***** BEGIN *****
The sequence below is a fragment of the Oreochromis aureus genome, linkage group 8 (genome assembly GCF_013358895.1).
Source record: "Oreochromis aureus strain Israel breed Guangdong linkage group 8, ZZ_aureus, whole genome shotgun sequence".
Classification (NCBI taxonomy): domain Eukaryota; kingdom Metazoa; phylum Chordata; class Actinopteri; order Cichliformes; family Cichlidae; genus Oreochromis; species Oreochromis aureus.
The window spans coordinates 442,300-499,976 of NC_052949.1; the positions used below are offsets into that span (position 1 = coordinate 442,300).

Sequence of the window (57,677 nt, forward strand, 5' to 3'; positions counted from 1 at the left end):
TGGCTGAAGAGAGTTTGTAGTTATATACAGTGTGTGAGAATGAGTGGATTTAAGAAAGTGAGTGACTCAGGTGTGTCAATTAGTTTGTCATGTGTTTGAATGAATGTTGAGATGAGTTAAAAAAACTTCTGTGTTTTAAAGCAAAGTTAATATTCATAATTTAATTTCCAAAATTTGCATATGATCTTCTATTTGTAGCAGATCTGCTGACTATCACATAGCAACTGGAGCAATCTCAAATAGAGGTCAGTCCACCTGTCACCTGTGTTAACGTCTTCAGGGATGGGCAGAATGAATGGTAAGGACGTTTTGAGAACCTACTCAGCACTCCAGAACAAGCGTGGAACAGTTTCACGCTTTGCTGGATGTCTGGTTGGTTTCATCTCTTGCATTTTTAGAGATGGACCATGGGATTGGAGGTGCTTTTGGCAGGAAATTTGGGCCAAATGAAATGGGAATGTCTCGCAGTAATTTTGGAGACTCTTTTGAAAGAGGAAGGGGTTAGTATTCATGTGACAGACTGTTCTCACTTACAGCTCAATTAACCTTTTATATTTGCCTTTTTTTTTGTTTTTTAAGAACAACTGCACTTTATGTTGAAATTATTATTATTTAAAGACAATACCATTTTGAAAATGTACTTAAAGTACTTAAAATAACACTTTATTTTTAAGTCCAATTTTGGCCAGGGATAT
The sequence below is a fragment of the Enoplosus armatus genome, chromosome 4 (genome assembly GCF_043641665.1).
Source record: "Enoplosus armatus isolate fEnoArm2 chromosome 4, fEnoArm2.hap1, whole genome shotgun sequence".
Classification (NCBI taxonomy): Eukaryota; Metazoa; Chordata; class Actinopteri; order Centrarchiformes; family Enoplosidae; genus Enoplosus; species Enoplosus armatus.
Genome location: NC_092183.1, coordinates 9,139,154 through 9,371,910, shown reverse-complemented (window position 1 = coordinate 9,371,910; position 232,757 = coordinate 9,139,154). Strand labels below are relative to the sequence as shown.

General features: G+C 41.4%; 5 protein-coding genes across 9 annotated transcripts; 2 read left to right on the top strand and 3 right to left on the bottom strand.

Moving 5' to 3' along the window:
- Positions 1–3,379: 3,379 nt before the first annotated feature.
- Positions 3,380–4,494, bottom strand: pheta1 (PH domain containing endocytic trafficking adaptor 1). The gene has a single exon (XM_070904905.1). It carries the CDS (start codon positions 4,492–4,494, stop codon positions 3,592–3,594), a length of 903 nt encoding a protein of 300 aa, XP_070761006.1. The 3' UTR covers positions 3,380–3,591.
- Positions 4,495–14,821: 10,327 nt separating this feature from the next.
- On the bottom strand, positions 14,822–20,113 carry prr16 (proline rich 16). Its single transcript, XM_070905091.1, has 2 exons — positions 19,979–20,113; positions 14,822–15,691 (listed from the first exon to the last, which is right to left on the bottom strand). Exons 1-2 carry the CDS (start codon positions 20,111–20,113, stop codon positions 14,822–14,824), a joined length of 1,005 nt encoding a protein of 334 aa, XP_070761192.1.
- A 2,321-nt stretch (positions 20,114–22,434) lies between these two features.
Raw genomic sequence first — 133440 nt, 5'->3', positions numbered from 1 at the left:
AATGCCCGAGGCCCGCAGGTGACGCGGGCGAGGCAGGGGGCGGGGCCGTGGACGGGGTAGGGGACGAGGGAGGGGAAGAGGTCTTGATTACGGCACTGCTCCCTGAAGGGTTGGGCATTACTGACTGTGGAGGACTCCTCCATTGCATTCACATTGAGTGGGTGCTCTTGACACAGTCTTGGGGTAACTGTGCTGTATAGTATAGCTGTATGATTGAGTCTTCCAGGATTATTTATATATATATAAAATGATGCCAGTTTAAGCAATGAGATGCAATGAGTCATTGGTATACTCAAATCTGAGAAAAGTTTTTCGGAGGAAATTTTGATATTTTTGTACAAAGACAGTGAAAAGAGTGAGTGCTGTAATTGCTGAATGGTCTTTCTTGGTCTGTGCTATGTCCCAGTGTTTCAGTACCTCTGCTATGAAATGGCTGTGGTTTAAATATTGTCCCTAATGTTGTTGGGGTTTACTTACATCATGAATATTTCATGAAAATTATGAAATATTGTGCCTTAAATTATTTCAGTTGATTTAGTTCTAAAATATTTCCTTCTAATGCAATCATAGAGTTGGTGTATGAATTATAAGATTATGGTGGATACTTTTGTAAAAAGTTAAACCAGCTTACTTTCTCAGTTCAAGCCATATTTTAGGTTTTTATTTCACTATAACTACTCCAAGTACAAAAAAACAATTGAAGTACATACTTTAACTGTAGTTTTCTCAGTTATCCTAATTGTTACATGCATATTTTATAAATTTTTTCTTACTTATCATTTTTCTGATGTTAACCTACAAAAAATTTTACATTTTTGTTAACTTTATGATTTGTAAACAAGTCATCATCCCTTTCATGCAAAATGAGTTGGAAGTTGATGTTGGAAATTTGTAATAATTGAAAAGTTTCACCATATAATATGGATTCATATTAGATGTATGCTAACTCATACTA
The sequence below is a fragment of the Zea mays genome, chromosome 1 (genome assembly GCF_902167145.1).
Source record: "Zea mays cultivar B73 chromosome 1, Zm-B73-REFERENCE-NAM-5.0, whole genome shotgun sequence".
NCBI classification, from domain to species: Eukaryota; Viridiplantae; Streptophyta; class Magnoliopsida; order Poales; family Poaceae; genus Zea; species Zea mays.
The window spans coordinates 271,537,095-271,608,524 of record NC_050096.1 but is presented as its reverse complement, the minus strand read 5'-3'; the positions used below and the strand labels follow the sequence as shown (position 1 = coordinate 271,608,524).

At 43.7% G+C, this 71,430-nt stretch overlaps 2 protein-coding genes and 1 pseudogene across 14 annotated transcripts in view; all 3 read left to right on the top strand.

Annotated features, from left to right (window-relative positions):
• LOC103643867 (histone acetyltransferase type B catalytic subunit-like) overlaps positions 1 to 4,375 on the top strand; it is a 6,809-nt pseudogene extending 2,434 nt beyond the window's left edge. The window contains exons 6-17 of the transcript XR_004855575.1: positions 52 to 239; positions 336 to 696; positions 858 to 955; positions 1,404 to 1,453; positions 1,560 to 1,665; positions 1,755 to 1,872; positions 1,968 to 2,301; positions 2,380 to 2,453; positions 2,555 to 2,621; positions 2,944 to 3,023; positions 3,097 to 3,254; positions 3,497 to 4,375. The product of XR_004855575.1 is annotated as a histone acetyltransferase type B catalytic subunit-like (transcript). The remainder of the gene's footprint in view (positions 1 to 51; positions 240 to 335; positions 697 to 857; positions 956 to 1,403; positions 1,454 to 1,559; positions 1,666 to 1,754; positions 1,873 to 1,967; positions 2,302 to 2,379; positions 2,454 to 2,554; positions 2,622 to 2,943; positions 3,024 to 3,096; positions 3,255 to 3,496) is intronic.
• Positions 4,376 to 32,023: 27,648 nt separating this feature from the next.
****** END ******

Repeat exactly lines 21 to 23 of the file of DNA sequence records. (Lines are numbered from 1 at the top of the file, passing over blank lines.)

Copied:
Source record: "Zea mays cultivar B73 chromosome 1, Zm-B73-REFERENCE-NAM-5.0, whole genome shotgun sequence".
NCBI classification, from domain to species: Eukaryota; Viridiplantae; Streptophyta; class Magnoliopsida; order Poales; family Poaceae; genus Zea; species Zea mays.
The window spans coordinates 271,537,095-271,608,524 of record NC_050096.1 but is presented as its reverse complement, the minus strand read 5'-3'; the positions used below and the strand labels follow the sequence as shown (position 1 = coordinate 271,608,524).